The Telegraph
Saturday , December 7 , 2013
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Truck, taxi toll protest to hit hill supplies

Dec. 6: Darjeeling is likely to face crisis of foodgrains, water and other essential items soon as truck drivers ferrying the goods to the hills have stopped plying through Rohini Road and have called an indefinite strike from tomorrow to protest GTA’s decision to levy toll on the route.

Most taxis that ply between the plains and the hills would go off roads tomorrow as the vehicle owners have called a daylong strike.

Of the five petrol pumps in Darjeeling, at least one ran out of fuel this afternoon.

Sources said the stock in the other four would last till late evening tomorrow or a day or two more at the most depending on the sale. Stocks of essential items are likely to last for a few more days.

“Trucks haven’t been plying on the road since December 2, a day after the GTA started collecting the toll and we have not been able to replenish our stock. We are not sure how long the situation will be like this,” said a petrol pump owner.

Rajen Chhetri, general secretary of the Darjeeling Truck Drivers’ Association, said: “We have even requested the trucks that ferry water, to stop plying from tomorrow. Trucks ferrying water to the Darjeeling zoo, army camps, police and hospital would be exempted from the strike. We will also exempt trucks that carry water to households that have marriages and funerals.”

Chhetri claimed that there were 750 members in the association, including 50 who drive tankers that supply water.

Many households in Darjeeling depend on these trucks as the civic body’s water supply is erratic.

A dealer in fast-moving-consumer goods in Darjeeling said: “We might manage for a few more days but not beyond that. Distribution is getting disrupted in places like Bijanbari and Sukhiapokhri because goods are taken to these areas from Darjeeling.”

Chhetri said: “We want the administration to allow the trucks to ply through Rohini Road free of cost until NH55 is opened. We are not in a position to pay the toll.”

The highway has been shut since June 2010 and the quickest road for vehicles that ply between the hills and the plains is Rohini Road. Vehicles can also travel via Mongpoo and Mirik but the roads are not in a good condition.

Light vehicles travelling down to the plains take Pankhabari Road.

The GTA had earlier fixed the Rohini Road toll for trucks at Rs 150 but it was revised and brought down to Rs 80.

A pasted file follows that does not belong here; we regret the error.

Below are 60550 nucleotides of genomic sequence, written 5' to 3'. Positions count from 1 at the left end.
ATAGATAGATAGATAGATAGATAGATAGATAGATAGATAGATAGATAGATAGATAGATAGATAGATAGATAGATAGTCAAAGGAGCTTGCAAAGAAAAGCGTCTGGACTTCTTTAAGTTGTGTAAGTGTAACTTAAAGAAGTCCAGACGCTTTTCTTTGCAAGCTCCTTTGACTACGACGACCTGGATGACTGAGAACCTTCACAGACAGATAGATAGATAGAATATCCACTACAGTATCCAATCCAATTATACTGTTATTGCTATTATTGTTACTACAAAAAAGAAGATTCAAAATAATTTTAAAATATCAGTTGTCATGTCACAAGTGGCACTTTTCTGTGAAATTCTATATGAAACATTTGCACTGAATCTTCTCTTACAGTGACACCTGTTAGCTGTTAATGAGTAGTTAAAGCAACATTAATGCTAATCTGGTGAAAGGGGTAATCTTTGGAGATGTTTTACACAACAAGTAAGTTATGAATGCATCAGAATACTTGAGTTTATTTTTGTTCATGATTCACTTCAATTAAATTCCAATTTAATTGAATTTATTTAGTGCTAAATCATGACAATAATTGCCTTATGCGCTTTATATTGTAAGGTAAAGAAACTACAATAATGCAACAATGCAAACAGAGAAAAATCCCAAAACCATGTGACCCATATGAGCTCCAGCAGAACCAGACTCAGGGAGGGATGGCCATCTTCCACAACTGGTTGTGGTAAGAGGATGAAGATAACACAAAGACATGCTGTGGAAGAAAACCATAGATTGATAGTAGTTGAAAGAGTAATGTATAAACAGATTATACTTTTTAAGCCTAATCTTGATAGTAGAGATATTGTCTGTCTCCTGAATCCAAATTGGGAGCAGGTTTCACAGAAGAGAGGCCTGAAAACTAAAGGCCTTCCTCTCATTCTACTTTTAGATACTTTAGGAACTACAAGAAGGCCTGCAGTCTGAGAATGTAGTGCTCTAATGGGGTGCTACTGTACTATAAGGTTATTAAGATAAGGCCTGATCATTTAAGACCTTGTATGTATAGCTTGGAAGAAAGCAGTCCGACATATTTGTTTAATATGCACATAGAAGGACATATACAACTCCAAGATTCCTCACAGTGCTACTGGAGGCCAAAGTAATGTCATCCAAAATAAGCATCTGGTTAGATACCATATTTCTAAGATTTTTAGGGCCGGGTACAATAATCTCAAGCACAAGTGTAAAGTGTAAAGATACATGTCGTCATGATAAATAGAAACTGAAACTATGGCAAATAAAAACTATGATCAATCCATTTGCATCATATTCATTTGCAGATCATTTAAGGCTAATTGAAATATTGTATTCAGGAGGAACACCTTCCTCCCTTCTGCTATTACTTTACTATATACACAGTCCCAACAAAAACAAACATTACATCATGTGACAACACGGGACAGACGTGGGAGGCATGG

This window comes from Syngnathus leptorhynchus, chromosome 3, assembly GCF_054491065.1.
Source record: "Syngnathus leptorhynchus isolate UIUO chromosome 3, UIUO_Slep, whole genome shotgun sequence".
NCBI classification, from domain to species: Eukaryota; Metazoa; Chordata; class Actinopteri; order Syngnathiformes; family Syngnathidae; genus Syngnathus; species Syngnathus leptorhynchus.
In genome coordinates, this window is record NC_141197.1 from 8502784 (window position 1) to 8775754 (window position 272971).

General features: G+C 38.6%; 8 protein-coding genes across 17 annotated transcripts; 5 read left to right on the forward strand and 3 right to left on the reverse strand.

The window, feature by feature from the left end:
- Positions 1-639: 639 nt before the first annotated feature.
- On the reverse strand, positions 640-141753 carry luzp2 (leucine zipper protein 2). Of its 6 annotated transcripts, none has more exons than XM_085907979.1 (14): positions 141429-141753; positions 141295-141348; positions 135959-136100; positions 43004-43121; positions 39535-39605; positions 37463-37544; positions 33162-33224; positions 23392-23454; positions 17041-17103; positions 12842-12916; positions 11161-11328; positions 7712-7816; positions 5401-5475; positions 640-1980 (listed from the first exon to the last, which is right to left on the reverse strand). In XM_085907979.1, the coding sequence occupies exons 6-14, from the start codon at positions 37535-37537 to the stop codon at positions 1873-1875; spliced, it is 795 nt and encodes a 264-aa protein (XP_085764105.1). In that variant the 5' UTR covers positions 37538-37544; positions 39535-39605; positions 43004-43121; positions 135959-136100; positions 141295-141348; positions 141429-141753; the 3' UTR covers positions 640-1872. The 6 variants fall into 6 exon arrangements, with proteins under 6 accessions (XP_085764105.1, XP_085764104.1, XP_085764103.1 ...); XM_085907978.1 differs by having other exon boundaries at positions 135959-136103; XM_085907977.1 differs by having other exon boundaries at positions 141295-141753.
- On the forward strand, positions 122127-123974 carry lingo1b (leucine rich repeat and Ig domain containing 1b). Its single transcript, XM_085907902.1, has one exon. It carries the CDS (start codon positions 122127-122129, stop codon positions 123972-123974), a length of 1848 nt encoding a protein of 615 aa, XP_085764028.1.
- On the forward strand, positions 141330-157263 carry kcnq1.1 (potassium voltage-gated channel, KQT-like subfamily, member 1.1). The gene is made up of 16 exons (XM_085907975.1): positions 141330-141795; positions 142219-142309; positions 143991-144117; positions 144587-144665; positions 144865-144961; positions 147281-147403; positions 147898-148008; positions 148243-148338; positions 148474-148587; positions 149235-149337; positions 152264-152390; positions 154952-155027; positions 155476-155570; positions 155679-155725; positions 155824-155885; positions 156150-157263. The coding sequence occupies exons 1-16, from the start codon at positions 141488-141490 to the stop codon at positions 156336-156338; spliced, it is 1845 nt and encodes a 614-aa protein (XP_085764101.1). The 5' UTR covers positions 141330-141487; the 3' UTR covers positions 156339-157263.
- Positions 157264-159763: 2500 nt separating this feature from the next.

Representatives of the Tarai Chalak Sangathan, an apex body of taxi drivers who ply vehicles between the hills and plains, today said they would not take out cars tomorrow.

Sabin Thapa, secretary of the association, said: “A toll of Rs 30 has been fixed for four-wheel light vehicles which we drive between the hills and plains. We have to pay Rs 60 for a round trip to Kurseong or Darjeeling and Siliguri everyday. It is tough for us and the owners of our vehicles to bear the cost. We have called the strike tomorrow and can even resort to an indefinite strike.”

He added that if a driver had to pay Rs 60 everyday as toll, the amount would be Rs 1,800 in a month and Rs 5,400 in a quarter.

“We are paying a quarterly road tax of Rs 3,840. Why should we pay the toll then? There is no revision of passenger fare, the cost of diesel is increasing at regular intervals and the maintenance costs of vehicles has also increased. How can we bear this extra cost of over Rs 21,000 a year as toll?” Thapa asked.

From Siliguri, around 800 light vehicles leave for Darjeeling everyday and 500-600 of them are likely to be off the road tomorrow.

“We will not stop any vehicle in case it heads for the hills and pays the toll,” Thapa said.

The vehicle owners have supported tomorrow’s strike.

“We are supporting them,” Kamal Khawas, the president of Siliguri Taxi Drivers’ and Owners’ Association, said.

Kanchan Gurung, president of United Taxi Association based in Darjeeling, said they would also support the strike.

Jyoti Kumar Rai, the executive Sabha member of the GTA in charge of transport, could not be contacted today. Earlier, he had said that the GTA had discussed the rates with the stakeholders before finalising them.

“Following objections from the trucker’s union, we even slashed the rate from Rs 150 to Rs 80,” he had said.